(Pot at CCW)
|Minimum R |
(Pot at CW)
|Minimum Frequency||Maximum Frequency|
The actual frequencies will vary due to component tolerances.
The circuit also makes use of the reset and control voltage inputs on the 7556.
The chip is held in reset until the pushbutton in pressed, or a voltage is present on the GATE input of the expansion port. These two voltages are combined with the diode OR gate formed by D1, D2 and R5.
The 7556 also has control voltage inputs, which are connected to the expansion port. We’ll cover the expansion port in more detail on the modifications page.
The sub octave circuit is created using a T-type (toggle) flip-flop. The pulse waves from the oscillators are tied to the clock input of the CD4013 flip-flop. On every rising edge from the 7556, the flip-flop changes state. You can see this on the oscilloscope below:
Each rising edge on the top waveform causes the bottom waveform to change state, while falling edges on the top are ignored. This results in a second wave with one half the frequency of the input. This behavior is also known as “clock division.”
In musical terms, halving a frequency is equivalent to dropping one octave. This yields a wave that can add richness to the original, without adding very many components - one IC is used to generate both sub-octaves. Because it tracks the input signal, it also stays in tune as the oscillator pitch changes.
With two oscillators and two suboctaves, we have a total of four tone sources. The sources are combined using an inverting op-amp summing stage.
The switches marked P1, P2, S1, and S2 connect the signal to the summing bus, allowing for 16 different combinations of the oscillators and suboctaves.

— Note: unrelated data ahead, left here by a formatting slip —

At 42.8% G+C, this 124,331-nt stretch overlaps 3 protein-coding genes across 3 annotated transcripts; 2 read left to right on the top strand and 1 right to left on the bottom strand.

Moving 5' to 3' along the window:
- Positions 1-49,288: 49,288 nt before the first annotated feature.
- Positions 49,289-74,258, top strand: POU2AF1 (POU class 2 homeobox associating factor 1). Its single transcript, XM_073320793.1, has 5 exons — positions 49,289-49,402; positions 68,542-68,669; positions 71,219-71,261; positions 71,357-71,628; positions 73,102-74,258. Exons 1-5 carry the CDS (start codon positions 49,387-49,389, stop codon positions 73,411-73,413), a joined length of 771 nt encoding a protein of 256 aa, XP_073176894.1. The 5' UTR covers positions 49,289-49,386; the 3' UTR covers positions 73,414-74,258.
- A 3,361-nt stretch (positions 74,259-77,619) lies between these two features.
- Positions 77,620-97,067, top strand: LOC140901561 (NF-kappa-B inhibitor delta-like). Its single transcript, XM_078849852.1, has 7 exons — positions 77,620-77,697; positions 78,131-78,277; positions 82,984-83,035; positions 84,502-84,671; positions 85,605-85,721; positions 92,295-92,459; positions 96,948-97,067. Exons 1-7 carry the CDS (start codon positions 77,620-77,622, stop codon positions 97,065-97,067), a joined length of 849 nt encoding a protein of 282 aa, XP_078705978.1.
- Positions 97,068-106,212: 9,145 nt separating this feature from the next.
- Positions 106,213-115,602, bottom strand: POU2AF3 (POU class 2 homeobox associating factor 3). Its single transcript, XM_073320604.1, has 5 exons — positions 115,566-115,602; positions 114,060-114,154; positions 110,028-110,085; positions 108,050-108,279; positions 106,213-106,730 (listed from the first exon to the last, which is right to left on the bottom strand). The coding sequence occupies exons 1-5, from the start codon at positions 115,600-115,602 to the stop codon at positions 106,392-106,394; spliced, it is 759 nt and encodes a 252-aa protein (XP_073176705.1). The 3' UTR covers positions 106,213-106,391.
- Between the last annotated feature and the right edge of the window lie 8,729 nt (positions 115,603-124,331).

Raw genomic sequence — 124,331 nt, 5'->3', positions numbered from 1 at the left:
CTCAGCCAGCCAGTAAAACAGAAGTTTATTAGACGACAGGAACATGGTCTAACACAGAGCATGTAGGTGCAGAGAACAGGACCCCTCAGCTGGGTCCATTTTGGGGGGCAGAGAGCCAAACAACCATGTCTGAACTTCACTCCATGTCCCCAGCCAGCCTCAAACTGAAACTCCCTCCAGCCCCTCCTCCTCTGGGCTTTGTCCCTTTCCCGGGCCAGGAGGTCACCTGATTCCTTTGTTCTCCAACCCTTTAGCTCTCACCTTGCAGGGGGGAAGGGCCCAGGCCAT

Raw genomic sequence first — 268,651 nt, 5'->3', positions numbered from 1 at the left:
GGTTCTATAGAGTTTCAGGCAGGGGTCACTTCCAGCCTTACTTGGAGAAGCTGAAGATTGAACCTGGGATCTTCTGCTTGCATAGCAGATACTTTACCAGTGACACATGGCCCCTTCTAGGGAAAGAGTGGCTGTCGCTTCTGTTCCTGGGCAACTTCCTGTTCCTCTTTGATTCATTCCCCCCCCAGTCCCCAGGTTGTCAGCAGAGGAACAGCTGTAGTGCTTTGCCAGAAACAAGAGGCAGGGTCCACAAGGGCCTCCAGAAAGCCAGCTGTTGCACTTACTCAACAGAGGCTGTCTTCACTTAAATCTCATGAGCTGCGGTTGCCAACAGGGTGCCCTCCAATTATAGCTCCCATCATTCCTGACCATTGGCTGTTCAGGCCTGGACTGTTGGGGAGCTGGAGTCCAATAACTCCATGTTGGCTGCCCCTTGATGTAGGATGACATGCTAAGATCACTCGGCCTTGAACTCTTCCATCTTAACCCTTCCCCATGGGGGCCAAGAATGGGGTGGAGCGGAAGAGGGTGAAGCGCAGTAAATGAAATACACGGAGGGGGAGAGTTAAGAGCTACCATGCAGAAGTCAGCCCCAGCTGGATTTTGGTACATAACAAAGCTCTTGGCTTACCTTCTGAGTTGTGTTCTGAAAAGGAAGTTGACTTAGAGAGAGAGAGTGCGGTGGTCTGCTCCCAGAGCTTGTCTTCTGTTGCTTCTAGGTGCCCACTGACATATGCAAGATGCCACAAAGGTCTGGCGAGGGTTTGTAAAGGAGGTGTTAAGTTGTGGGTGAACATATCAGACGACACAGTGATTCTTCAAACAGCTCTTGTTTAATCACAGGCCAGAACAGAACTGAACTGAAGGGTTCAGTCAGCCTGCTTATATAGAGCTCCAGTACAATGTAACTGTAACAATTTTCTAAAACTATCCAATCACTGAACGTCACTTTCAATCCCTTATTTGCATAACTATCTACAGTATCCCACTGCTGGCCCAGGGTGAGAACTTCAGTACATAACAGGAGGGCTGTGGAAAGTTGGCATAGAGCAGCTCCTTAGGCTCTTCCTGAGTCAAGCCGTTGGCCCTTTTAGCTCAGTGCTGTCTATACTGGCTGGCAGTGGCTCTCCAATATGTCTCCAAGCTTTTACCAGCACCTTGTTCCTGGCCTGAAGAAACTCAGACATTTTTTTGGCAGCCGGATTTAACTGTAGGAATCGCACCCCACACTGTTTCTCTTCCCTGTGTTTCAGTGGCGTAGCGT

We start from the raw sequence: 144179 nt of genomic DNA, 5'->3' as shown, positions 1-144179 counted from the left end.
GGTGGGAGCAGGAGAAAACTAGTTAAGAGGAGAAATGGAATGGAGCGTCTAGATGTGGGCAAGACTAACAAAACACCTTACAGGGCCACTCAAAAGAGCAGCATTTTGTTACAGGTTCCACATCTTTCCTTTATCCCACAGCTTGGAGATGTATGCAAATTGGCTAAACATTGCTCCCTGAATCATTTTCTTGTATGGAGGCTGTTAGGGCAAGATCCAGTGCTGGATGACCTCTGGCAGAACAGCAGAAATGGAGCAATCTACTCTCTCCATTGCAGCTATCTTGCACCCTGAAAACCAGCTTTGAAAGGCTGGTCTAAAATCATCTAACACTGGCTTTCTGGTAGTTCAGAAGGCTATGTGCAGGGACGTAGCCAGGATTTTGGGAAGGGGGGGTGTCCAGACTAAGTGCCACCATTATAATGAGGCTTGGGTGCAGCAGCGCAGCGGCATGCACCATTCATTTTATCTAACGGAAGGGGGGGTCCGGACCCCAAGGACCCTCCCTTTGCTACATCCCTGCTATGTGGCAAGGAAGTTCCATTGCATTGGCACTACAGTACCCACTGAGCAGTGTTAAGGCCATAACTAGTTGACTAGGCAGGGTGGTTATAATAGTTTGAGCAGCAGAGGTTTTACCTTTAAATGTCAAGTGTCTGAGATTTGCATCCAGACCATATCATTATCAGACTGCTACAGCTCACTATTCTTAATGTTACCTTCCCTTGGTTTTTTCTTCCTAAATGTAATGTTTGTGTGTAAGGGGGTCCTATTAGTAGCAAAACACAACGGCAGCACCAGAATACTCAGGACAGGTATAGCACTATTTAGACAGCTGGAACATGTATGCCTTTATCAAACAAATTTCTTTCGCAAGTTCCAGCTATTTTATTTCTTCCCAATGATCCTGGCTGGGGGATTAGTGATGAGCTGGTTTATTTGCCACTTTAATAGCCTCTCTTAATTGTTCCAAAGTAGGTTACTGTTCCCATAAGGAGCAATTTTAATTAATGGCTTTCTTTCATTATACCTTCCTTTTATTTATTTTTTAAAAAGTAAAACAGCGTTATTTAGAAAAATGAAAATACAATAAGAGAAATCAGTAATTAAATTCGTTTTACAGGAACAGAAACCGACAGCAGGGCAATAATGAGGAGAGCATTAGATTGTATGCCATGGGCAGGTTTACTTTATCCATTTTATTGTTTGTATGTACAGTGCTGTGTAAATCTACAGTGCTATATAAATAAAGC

Since the 7556 and flip-flop are logic sources, each input to the mixer is swinging between the supply rails - square waves that jump between 0V and 9V. If we were to try to combine them directly, we could wind up with a total voltage of 36V. The opamp is only capable of swinging to slightly less than the rails, so each input is attenuated by a factor of 1/10, leaving the result in the 3.6V range.
The filter is an active bridged-T topology. A passive bridged-T is a simple notch filter.
By placing that filter in the feedback loop of an op-amp, we can invert the frequency response, turning the notch into a peak.
This filter topology was selected for several reasons. It doesn’t take too many components, and it allows the filter to be tuned with a pair of equal value resistors, in this case a dual-gang potentiometer. Finally, the peak amplitude doesn’t change as a function of frequency, which sounds cool when you turn the knob!
There is a spice file containing a number of other filter topologies in the GitHub repository, showing how some alternate filters compare.
The output stage is a volume control, followed by a pair of op-amp buffers, AC coupled to the output pins via the electrolytic caps C14 and C15. When stereo headphones are connected, each ear is driven by a separate amplifier. There are also connection points for an optional loudspeaker.
The output jack has a switching feature - it provides a default connection when nothing is plugged in, that is overridden when something is connected. On the SparkPunk, the speaker terminals are the default connection, which is broken when headphones are inserted. This means plugging in headphones silences the speaker.